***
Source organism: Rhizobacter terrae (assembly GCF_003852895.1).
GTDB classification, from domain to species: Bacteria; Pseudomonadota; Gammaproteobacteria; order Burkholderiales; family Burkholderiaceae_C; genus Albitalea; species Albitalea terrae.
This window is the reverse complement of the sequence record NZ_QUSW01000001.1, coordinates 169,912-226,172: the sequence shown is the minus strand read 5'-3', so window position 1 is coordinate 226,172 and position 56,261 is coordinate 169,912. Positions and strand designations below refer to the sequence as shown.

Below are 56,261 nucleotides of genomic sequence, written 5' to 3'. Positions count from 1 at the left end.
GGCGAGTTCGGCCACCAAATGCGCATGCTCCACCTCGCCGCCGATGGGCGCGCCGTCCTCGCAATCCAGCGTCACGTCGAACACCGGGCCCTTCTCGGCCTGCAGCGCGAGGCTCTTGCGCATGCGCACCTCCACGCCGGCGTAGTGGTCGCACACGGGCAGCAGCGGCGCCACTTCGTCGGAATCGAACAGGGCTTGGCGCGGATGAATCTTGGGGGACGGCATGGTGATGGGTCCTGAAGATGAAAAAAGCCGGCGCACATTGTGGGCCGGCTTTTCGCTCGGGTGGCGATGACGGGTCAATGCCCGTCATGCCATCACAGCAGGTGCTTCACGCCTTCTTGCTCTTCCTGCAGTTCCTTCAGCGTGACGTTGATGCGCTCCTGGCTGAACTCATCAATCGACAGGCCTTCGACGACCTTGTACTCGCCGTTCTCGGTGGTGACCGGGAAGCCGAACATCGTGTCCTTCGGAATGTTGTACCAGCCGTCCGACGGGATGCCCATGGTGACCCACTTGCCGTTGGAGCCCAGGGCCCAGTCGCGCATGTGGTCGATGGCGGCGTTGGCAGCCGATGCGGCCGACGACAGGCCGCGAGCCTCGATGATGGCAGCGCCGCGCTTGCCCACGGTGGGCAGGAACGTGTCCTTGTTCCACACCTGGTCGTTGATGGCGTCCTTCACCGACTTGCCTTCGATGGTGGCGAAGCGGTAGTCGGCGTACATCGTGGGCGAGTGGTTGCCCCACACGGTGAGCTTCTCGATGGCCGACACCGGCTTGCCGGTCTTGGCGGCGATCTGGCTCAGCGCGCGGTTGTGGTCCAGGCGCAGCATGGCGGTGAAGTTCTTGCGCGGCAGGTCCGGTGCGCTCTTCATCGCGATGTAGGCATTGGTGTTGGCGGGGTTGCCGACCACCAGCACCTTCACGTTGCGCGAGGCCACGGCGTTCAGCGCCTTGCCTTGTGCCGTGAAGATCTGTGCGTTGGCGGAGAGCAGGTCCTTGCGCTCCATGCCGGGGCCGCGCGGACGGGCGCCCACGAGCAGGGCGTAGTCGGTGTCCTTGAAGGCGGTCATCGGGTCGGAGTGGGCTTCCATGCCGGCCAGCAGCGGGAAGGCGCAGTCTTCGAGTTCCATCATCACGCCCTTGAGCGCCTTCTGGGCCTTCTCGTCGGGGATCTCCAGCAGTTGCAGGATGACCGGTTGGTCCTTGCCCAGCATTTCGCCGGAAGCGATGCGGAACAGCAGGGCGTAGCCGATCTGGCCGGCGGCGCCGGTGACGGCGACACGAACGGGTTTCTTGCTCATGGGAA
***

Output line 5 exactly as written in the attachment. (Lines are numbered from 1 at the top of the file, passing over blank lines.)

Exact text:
GGCGAGTTCGGCCACCAAATGCGCATGCTCCACCTCGCCGCCGATGGGCGCGCCGTCCTCGCAATCCAGCGTCACGTCGAACACCGGGCCCTTCTCGGCCTGCAGCGCGAGGCTCTTGCGCATGCGCACCTCCACGCCGGCGTAGTGGTCGCACACGGGCAGCAGCGGCGCCACTTCGTCGGAATCGAACAGGGCTTGGCGCGGATGAATCTTGGGGGACGGCATGGTGATGGGTCCTGAAGATGAAAAAAGCCGGCGCACATTGTGGGCCGGCTTTTCGCTCGGGTGGCGATGACGGGTCAATGCCCGTCATGCCATCACAGCAGGTGCTTCACGCCTTCTTGCTCTTCCTGCAGTTCCTTCAGCGTGACGTTGATGCGCTCCTGGCTGAACTCATCAATCGACAGGCCTTCGACGACCTTGTACTCGCCGTTCTCGGTGGTGACCGGGAAGCCGAACATCGTGTCCTTCGGAATGTTGTACCAGCCGTCCGACGGGATGCCCATGGTGACCCACTTGCCGTTGGAGCCCAGGGCCCAGTCGCGCATGTGGTCGATGGCGGCGTTGGCAGCCGATGCGGCCGACGACAGGCCGCGAGCCTCGATGATGGCAGCGCCGCGCTTGCCCACGGTGGGCAGGAACGTGTCCTTGTTCCACACCTGGTCGTTGATGGCGTCCTTCACCGACTTGCCTTCGATGGTGGCGAAGCGGTAGTCGGCGTACATCGTGGGCGAGTGGTTGCCCCACACGGTGAGCTTCTCGATGGCCGACACCGGCTTGCCGGTCTTGGCGGCGATCTGGCTCAGCGCGCGGTTGTGGTCCAGGCGCAGCATGGCGGTGAAGTTCTTGCGCGGCAGGTCCGGTGCGCTCTTCATCGCGATGTAGGCATTGGTGTTGGCGGGGTTGCCGACCACCAGCACCTTCACGTTGCGCGAGGCCACGGCGTTCAGCGCCTTGCCTTGTGCCGTGAAGATCTGTGCGTTGGCGGAGAGCAGGTCCTTGCGCTCCATGCCGGGGCCGCGCGGACGGGCGCCCACGAGCAGGGCGTAGTCGGTGTCCTTGAAGGCGGTCATCGGGTCGGAGTGGGCTTCCATGCCGGCCAGCAGCGGGAAGGCGCAGTCTTCGAGTTCCATCATCACGCCCTTGAGCGCCTTCTGGGCCTTCTCGTCGGGGATCTCCAGCAGTTGCAGGATGACCGGTTGGTCCTTGCCCAGCATTTCGCCGGAAGCGATGCGGAACAGCAGGGCGTAGCCGATCTGGCCGGCGGCGCCGGTGACGGCGACACGAACGGGTTTCTTGCTCATGGGAA